Green is the New Crimson

Seven years ago, I was about to turn ten. And just then, a movie was released. What movies do ten year olds usually yearn for, one can ask, and my answer differed a lot from the norm. A month or two after the release, when it had been moved from the expensive "New DVD" section to the regular shelf, I went to the local movie rental with my similarly precocious friend and paid for it with my money straight from my own pocket. Yes, we rented the movie An Inconvenient Truth by Al Gore, and we swallowed it hook, line and sinker. To us, all what he said was true, no doubt about it. The manicured statistics and carefully picked quotes were our bible, and any opponent was our enemy. We made a PowerPoint, hoping the governments of the world would listen to two little kids, and get blown away by the amazing slides composed by copied stats and paragraphs in bad English.

We'd sit on the swings during break, and dream about the day we'd get a letter with Stars and Stripes-stamps, addressed from Al Gore (the UN was second best). We wished, and talked, and hoped, but knew it wasn't going to happen. This was never said out loud though, of course, since our punch line was "Believe and Make A Difference", or something equally embarrassing. It would take me years to get over this phase, that I in hindsight would describe as extremely obnoxious but greatly amusing to other people.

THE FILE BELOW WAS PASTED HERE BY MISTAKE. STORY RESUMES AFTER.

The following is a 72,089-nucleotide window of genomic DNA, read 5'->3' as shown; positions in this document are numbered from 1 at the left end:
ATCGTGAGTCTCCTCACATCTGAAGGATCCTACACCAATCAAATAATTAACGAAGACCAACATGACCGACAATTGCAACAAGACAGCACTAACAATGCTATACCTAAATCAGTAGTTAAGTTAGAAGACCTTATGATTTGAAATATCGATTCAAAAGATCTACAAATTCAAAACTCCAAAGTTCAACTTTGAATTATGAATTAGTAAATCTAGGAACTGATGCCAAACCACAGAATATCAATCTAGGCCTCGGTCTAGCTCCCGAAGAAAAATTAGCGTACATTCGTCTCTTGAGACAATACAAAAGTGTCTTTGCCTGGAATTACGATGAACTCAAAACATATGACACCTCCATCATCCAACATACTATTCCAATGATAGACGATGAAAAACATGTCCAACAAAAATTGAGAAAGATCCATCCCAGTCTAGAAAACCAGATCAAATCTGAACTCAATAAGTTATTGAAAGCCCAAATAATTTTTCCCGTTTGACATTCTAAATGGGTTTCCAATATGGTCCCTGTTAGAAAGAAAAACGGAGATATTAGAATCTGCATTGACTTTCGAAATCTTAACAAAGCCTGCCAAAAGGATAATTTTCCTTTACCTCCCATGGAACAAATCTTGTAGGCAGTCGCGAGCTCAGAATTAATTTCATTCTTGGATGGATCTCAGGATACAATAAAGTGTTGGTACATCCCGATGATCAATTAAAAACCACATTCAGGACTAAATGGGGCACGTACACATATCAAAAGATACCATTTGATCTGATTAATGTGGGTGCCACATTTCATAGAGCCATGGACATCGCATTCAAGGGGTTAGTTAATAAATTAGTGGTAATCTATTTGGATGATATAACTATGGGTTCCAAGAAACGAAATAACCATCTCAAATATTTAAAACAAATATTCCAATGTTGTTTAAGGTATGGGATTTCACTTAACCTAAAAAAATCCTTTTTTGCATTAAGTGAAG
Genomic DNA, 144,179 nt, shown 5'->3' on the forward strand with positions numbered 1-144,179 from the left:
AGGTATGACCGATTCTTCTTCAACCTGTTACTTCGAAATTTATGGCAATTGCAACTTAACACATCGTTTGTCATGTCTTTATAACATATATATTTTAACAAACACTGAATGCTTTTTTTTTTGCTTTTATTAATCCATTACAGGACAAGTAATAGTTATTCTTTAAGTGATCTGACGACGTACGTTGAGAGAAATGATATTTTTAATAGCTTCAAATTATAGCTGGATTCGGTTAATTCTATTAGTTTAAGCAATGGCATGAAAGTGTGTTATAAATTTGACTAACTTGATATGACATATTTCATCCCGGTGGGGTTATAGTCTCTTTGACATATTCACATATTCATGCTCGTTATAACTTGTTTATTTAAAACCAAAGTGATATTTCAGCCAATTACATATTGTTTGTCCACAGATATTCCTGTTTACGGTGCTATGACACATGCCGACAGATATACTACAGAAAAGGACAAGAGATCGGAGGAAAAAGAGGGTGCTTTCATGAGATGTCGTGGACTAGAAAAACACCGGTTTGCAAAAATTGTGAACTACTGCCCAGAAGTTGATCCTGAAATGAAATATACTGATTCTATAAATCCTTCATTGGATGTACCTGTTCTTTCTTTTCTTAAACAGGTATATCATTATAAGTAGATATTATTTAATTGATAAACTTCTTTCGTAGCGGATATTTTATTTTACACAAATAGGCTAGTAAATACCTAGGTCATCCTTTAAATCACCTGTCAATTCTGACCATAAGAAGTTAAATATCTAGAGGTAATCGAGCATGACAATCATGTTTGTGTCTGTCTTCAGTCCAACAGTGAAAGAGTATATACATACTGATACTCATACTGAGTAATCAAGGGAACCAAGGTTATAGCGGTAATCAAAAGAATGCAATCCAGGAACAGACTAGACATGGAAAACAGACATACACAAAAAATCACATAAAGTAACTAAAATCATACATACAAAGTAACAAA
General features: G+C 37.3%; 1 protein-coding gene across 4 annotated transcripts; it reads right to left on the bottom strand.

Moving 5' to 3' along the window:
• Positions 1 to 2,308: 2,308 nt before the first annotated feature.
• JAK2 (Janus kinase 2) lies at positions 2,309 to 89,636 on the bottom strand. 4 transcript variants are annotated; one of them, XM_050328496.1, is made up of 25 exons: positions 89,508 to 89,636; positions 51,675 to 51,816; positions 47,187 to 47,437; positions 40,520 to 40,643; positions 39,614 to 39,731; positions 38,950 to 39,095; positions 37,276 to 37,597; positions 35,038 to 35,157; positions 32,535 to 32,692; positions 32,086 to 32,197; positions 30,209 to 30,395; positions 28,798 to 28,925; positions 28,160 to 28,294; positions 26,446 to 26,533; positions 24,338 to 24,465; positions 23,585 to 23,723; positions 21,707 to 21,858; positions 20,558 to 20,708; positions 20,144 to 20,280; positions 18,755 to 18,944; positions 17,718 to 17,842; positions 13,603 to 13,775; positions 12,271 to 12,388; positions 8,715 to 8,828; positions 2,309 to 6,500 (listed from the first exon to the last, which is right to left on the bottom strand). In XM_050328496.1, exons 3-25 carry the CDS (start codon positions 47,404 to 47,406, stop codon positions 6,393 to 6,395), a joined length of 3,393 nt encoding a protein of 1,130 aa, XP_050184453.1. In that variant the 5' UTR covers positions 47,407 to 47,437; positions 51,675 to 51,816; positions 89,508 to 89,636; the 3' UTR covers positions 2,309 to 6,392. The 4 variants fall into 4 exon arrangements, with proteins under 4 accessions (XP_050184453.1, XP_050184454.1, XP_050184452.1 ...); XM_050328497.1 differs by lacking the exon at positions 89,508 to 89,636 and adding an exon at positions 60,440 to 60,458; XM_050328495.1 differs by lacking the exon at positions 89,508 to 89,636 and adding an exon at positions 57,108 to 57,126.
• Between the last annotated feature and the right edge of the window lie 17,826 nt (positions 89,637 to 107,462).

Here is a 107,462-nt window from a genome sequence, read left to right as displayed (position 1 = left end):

And then, today, seven years after my sponge-state and obsession with saving the world, half of my dream came true. I have not saved the world, yet, but now I've met the role model of my ten-year-old self, and heard him say what I so passionately would talk about when sitting on the school's swings after lunch. 

It is eye-opening how much I have changed since (and lucky is that!). Nonetheless, it is also a little sad. The obliviousness of children is charming, and the commitment to what they believe in is so pure. Like with fairies in Peter Pan, who only have room for one feeling at a time, children don’t have multiple areas of interest in the same way as teenagers and adults. That is what I can say and admire myself for when looking back. 

What I have been told today doesn't slip through as before, which makes my experience widely different from what it would have been. It was still an incredible night that I am so happy I got to experience. Al Gore talks about the global change with a fire that puts a face to passion. He found the energy of a child again, and that is what I respect him the most for after this speech. Even though I can’t agree with everything he said, and question some of the statements, I bow deeply for his incredible skill of speech, persuasion, and serious wittiness.

Obviously, he must have done something right since my interest in environmental change now is fully awake again. I am happy he didn't make it a campaign about himself (even though the first half hour was like a funeral speech about Paul Epstein). He planted seeds about sustainable capitalism, hacked democracy, the usage of economy to save the world and books titled The Future. I would love to see the face of Ms. Boyce when I defend my low math score with “I am sorry, I was up all night thinking about climate change”. 

    Lee Carlton 2708 days ago

    I've never heard of a ten year old with an adoration for Al Gore before, Maya. That might be a first ;) I'm glad you enjoyed the event.